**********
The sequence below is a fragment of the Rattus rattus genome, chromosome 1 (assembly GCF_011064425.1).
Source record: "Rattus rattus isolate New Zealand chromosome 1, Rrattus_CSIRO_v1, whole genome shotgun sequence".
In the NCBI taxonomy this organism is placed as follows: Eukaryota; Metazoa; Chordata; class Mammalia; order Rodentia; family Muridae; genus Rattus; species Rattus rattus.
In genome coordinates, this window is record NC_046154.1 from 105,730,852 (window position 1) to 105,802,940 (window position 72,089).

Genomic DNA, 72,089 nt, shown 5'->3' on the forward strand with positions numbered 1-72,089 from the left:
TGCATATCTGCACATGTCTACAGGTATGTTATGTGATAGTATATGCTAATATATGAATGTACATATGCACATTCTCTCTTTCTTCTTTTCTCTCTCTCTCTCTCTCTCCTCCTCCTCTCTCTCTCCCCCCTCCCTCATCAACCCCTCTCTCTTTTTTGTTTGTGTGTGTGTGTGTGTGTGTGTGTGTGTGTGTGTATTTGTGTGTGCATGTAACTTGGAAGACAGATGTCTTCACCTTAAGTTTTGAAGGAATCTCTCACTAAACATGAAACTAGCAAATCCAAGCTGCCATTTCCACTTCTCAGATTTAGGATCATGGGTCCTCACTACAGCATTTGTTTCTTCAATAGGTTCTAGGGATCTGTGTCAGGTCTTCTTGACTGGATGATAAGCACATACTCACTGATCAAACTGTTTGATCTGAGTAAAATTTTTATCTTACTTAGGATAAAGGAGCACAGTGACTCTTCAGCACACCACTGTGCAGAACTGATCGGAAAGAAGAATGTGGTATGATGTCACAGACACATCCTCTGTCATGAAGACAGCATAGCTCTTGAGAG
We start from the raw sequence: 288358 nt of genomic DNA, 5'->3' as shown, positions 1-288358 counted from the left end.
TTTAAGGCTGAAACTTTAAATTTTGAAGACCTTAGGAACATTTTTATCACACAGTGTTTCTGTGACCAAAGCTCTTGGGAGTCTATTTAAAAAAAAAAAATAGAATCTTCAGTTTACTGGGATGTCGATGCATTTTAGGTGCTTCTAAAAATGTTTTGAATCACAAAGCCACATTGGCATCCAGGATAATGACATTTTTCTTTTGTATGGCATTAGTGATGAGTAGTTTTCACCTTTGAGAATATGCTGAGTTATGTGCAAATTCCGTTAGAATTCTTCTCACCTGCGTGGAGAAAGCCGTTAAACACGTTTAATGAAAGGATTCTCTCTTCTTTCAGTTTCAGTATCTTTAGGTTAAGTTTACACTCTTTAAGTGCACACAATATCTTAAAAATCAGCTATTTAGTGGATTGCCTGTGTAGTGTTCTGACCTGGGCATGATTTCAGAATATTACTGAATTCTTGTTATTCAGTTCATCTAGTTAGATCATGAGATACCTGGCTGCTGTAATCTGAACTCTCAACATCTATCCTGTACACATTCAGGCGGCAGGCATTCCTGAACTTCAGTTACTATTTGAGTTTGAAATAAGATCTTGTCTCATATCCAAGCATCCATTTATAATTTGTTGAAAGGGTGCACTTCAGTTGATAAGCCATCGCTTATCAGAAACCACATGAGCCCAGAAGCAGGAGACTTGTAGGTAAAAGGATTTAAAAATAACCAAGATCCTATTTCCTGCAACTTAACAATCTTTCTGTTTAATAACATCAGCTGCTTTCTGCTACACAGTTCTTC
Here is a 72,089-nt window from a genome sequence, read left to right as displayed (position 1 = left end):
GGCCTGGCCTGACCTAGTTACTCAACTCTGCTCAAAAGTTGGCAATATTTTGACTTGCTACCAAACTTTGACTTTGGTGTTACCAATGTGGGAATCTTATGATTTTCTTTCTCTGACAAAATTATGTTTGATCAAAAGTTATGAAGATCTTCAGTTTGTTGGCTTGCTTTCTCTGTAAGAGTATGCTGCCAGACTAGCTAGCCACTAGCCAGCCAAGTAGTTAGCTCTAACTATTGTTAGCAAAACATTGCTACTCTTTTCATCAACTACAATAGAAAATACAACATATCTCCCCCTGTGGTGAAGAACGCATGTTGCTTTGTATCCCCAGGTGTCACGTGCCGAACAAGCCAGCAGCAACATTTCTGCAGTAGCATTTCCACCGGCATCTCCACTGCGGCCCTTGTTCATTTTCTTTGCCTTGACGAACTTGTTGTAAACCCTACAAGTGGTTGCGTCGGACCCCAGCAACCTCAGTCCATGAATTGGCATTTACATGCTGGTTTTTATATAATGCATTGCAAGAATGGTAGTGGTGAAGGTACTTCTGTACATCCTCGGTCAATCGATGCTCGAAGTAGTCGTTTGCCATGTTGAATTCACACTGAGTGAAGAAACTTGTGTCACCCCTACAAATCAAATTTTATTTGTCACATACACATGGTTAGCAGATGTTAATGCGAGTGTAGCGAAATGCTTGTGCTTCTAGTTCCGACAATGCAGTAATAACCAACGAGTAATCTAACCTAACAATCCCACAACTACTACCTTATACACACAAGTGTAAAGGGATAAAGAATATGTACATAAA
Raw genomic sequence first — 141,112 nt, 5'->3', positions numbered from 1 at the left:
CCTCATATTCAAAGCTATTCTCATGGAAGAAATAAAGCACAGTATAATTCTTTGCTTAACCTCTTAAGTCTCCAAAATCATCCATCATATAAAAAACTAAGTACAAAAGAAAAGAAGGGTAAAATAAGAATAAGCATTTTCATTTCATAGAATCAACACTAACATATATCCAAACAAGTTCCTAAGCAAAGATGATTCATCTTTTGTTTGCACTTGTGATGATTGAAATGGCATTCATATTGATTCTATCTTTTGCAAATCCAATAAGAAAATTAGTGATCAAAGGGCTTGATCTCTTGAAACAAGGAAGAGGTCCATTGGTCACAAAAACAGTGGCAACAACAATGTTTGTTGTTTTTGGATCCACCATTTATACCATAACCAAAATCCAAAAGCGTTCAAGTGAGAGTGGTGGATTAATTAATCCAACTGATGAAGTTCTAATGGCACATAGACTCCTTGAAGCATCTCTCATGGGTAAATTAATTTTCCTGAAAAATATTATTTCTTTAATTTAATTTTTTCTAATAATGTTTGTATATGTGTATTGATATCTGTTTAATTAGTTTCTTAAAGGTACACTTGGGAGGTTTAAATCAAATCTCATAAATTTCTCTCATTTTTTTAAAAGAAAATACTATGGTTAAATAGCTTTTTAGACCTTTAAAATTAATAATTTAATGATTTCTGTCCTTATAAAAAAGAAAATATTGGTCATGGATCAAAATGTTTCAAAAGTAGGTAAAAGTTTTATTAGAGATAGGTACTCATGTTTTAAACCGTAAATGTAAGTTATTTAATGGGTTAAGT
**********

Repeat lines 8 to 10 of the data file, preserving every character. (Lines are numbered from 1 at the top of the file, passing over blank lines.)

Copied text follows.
TTTAAGGCTGAAACTTTAAATTTTGAAGACCTTAGGAACATTTTTATCACACAGTGTTTCTGTGACCAAAGCTCTTGGGAGTCTATTTAAAAAAAAAAAATAGAATCTTCAGTTTACTGGGATGTCGATGCATTTTAGGTGCTTCTAAAAATGTTTTGAATCACAAAGCCACATTGGCATCCAGGATAATGACATTTTTCTTTTGTATGGCATTAGTGATGAGTAGTTTTCACCTTTGAGAATATGCTGAGTTATGTGCAAATTCCGTTAGAATTCTTCTCACCTGCGTGGAGAAAGCCGTTAAACACGTTTAATGAAAGGATTCTCTCTTCTTTCAGTTTCAGTATCTTTAGGTTAAGTTTACACTCTTTAAGTGCACACAATATCTTAAAAATCAGCTATTTAGTGGATTGCCTGTGTAGTGTTCTGACCTGGGCATGATTTCAGAATATTACTGAATTCTTGTTATTCAGTTCATCTAGTTAGATCATGAGATACCTGGCTGCTGTAATCTGAACTCTCAACATCTATCCTGTACACATTCAGGCGGCAGGCATTCCTGAACTTCAGTTACTATTTGAGTTTGAAATAAGATCTTGTCTCATATCCAAGCATCCATTTATAATTTGTTGAAAGGGTGCACTTCAGTTGATAAGCCATCGCTTATCAGAAACCACATGAGCCCAGAAGCAGGAGACTTGTAGGTAAAAGGATTTAAAAATAACCAAGATCCTATTTCCTGCAACTTAACAATCTTTCTGTTTAATAACATCAGCTGCTTTCTGCTACACAGTTCTTC
Here is a 72,089-nt window from a genome sequence, read left to right as displayed (position 1 = left end):
GGCCTGGCCTGACCTAGTTACTCAACTCTGCTCAAAAGTTGGCAATATTTTGACTTGCTACCAAACTTTGACTTTGGTGTTACCAATGTGGGAATCTTATGATTTTCTTTCTCTGACAAAATTATGTTTGATCAAAAGTTATGAAGATCTTCAGTTTGTTGGCTTGCTTTCTCTGTAAGAGTATGCTGCCAGACTAGCTAGCCACTAGCCAGCCAAGTAGTTAGCTCTAACTATTGTTAGCAAAACATTGCTACTCTTTTCATCAACTACAATAGAAAATACAACATATCTCCCCCTGTGGTGAAGAACGCATGTTGCTTTGTATCCCCAGGTGTCACGTGCCGAACAAGCCAGCAGCAACATTTCTGCAGTAGCATTTCCACCGGCATCTCCACTGCGGCCCTTGTTCATTTTCTTTGCCTTGACGAACTTGTTGTAAACCCTACAAGTGGTTGCGTCGGACCCCAGCAACCTCAGTCCATGAATTGGCATTTACATGCTGGTTTTTATATAATGCATTGCAAGAATGGTAGTGGTGAAGGTACTTCTGTACATCCTCGGTCAATCGATGCTCGAAGTAGTCGTTTGCCATGTTGAATTCACACTGAGTGAAGAAACTTGTGTCACCCCTACAAATCAAATTTTATTTGTCACATACACATGGTTAGCAGATGTTAATGCGAGTGTAGCGAAATGCTTGTGCTTCTAGTTCCGACAATGCAGTAATAACCAACGAGTAATCTAACCTAACAATCCCACAACTACTACCTTATACACACAAGTGTAAAGGGATAAAGAATATGTACATAAA